Diary of Juan Labrador, O.P.

January 3, 1942

At midnight, half a dozen soldiers posted themselves at the gate of the University campus. Two soldiers, accompanied by a Japanese resident who serves as interpreter, have been posted at every streetcorner to search for arms all those who passed, whether on foot or in vehicles. Some of them merely looked our papers or asked us to alight, searched and interrogated us. On two occasions they looked under our seats and inspected every part of the car. The Sta. Cruz Bridge, the only bridge open for us, is lined with sentries, about four paces apart. They poke their bayonets at any driver who passes without stopping at each outpost.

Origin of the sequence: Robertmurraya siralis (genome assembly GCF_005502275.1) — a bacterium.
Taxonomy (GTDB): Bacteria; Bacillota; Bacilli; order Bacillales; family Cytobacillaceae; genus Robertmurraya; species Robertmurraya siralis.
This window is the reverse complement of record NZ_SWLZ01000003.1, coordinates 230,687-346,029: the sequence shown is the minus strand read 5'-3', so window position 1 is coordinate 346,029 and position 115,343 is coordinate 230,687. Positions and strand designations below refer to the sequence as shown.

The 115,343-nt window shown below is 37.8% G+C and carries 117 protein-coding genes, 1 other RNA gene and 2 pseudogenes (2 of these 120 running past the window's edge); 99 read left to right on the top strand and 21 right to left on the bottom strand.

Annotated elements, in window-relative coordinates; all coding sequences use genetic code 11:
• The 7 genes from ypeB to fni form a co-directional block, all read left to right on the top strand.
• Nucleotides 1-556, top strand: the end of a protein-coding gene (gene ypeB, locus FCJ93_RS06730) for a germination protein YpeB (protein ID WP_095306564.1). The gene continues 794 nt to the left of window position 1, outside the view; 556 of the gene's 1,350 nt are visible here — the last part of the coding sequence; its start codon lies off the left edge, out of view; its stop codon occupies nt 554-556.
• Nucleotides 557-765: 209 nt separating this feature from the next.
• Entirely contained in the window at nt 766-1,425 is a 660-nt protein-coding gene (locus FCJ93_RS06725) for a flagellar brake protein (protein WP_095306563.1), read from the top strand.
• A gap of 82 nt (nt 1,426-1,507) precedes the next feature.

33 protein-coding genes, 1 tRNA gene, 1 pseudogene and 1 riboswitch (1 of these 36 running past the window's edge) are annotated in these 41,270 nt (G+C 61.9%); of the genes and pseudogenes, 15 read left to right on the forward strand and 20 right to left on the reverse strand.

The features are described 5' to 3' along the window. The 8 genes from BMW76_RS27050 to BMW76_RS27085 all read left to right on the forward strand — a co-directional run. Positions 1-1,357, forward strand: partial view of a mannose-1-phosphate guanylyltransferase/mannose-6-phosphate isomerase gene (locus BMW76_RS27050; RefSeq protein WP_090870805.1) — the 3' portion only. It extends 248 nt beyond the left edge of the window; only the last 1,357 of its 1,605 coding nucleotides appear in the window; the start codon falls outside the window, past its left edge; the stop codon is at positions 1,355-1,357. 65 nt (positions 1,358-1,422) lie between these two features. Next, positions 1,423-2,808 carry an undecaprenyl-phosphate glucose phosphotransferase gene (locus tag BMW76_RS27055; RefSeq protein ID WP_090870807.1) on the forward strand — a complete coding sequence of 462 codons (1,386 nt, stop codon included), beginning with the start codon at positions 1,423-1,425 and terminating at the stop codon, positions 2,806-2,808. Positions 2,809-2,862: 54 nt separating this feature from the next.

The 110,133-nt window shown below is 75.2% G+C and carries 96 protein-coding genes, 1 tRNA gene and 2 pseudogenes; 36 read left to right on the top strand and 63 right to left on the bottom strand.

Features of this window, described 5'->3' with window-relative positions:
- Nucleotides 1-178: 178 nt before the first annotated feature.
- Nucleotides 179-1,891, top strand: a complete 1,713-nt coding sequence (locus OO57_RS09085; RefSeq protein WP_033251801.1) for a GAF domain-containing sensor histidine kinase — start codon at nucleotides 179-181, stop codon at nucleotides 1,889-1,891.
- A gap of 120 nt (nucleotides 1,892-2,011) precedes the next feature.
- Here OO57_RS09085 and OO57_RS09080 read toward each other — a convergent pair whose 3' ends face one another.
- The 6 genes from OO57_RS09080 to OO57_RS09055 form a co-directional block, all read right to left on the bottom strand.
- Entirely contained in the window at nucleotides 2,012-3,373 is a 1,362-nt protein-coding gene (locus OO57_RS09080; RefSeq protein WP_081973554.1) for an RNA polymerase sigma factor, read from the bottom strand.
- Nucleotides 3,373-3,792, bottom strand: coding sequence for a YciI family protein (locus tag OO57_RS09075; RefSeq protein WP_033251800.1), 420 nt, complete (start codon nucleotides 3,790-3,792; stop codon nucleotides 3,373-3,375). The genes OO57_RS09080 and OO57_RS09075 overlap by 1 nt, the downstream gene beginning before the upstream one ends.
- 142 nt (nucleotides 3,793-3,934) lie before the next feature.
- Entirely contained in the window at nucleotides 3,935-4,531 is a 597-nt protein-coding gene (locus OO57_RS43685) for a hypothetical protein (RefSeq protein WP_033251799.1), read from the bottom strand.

There are many people out in the streets, mainly menfolk. Only a few dare use their vehicles for fear that they would be commandeered. The Filipinos are frisked for weapons. The foreigners, on the other hand, aside from being searched, are also required to present their papers. Subjects of enemy countries are arrested and detained. The Chinese are particularly fearful, but they have never been hunted nor arrested.

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